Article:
Pennsylvania raised tobacco tax by $1! The tobacco tax increase is truly a win-win-win solution for Pennsylvania – a health win that will reduce tobacco use and save lives, a financial win that will help raise needed revenue, and a political win that polls show is popular with voters. The only group that will benefit if there is no cigarette tax increase or just a small one is Big Tobacco. Legislators need to decide whose side they are on in this fight.
Nationally, studies show that every 10 percent increase in the price of cigarettes reduces youth smoking by about 7 percent and overall cigarette consumption by about 4 percent. Pennsylvania can expect the $1 cigarette tax increase to:
- Prevent more than 48, 100 Pennsylvania kids from becoming smokers
- Spur more than 65,600 current adult smokers to quit
- Save 32,200 Pennsylvanians from premature, smoking-caused deaths
- Save $2.19 billion in future health care costs.
Read more here.
CDC report investigates impacts of raising retail cigarette prices and eliminating discounts
CDC’s Office on Smoking and Health released a report estimating the impact that three price scenarios would have in reducing the prevalence of cigarette use. Tobacco use prevalence is estimated by state and by age group for each of these scenarios.
Resources to help people with diabetes quit smoking
Studies show that tobacco use may increase blood sugar levels and lead to insulin resistance. The more you smoke, the greater your risk of developing type 2 diabetes. Heavy smokers—those who smoke more than 20 cigarettes a day—almost double their risk of developing diabetes when compared with nonsmokers. And people with diabetes who smoke are more likely than nonsmokers to have difficulty managing their blood sugar levels.
Help is available by calling 1-800-QUIT NOW (1-800-784-8669) or visiting CDC’s Tips from Former Smokers with Diabetes. Spanish-speakers can call 1-855-DÉJELO-YA (1-855-335-3569) or visit CDC’s Consejos de Exfumadores website.
Secondhand smoke exposure higher in multi-unit housings than single-family homes
CDC released a study analyzing tobacco use, secondhand smoke exposure, and smoke-free home rules. Researchers found that Americans living in multi-unit housing are more likely to use tobacco products and less likely to have smoke-free home rules than those living in single-family homes, with 34 percent of multi-unit housing residents experiencing involuntary home secondhand smoke exposure. These disparities highlight the need for further implementation of smoke-free policies and access to more tobacco cessation resources to better protect multi-unit housing residents.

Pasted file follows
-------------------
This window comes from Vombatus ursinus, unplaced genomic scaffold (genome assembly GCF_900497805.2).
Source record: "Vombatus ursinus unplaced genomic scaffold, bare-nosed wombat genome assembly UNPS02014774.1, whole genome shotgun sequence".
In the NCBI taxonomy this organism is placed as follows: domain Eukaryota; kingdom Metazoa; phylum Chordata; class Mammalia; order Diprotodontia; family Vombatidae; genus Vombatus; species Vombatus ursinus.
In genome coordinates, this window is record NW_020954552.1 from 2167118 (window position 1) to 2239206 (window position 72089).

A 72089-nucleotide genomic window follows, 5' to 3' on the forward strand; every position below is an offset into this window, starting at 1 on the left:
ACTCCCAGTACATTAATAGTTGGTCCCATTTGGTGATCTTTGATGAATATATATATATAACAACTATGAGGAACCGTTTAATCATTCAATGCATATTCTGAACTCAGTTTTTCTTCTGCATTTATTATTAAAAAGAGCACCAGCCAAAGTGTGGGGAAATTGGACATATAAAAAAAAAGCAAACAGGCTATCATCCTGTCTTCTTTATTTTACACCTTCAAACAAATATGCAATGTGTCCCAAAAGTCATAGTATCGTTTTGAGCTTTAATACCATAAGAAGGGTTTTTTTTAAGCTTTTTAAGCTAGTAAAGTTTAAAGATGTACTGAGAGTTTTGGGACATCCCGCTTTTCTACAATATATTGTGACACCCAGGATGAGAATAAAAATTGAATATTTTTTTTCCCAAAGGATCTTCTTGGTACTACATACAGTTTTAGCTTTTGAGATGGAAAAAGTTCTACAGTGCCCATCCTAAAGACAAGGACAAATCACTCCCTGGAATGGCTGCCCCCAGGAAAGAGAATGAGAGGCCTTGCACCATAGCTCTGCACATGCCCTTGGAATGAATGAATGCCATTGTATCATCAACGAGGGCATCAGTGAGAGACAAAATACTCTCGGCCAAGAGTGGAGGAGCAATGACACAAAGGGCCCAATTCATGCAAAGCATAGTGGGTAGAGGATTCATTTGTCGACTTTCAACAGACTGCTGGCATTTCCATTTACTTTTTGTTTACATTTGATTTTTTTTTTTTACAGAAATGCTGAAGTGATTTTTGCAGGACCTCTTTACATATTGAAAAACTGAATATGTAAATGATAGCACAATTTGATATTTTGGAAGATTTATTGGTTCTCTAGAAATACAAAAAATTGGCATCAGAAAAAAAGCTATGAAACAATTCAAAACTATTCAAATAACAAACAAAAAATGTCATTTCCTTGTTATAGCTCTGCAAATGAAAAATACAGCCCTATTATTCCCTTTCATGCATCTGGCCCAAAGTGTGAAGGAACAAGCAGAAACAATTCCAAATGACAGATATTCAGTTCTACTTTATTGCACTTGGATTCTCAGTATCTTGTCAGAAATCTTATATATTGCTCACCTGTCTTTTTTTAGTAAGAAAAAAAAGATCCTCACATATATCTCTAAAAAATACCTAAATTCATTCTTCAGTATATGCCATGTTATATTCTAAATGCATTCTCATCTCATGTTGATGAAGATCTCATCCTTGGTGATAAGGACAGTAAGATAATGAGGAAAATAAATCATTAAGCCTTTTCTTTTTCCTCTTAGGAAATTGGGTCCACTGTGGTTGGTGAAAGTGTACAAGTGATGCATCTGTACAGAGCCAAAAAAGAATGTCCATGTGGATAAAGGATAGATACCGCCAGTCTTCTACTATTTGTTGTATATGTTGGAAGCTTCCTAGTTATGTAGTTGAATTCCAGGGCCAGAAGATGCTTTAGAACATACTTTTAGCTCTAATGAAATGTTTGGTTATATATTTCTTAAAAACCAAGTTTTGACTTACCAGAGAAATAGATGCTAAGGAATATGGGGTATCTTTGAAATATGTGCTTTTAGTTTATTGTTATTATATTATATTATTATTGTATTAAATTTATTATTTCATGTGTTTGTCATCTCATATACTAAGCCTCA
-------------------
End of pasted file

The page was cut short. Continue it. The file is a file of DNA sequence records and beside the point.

Reframing “tobacco control” into a traditional tobacco movement
As successes mount in reducing commercial tobacco use, an alarming disparity has taken shape in Minnesota. Recent studies revealed that overall smoking rates have dropped to 14%, whereas American Indians’ rates remain higher than 50%. With support from ClearWay Minnesota, the organization created from the state’s tobacco settlement, advocates working within sovereign tribal governments to create smoke-free policies came together to discuss effective strategies within tribal Nations. We discussed the history behind mainstream tobacco control’s failure to resonate with Native audiences and the need to reframe the movement to a goal of restoring traditional tobacco practices. Read more about this critical area for achieving health equity and provide recommendations for tribes, non-Indian advocates, and funders, with a plea for tribal inclusion in commercial tobacco “end-game” strategies.
NAACP back menthol restrictions
During the annual convention of the National Association for the Advancement of Colored People, delegates endorsed a resolution expressing support for local and statewide bans on flavored tobacco, including menthol cigarettes. The resolution now moves to the Board of Directors for possible ratification in October. Read more about this historic move.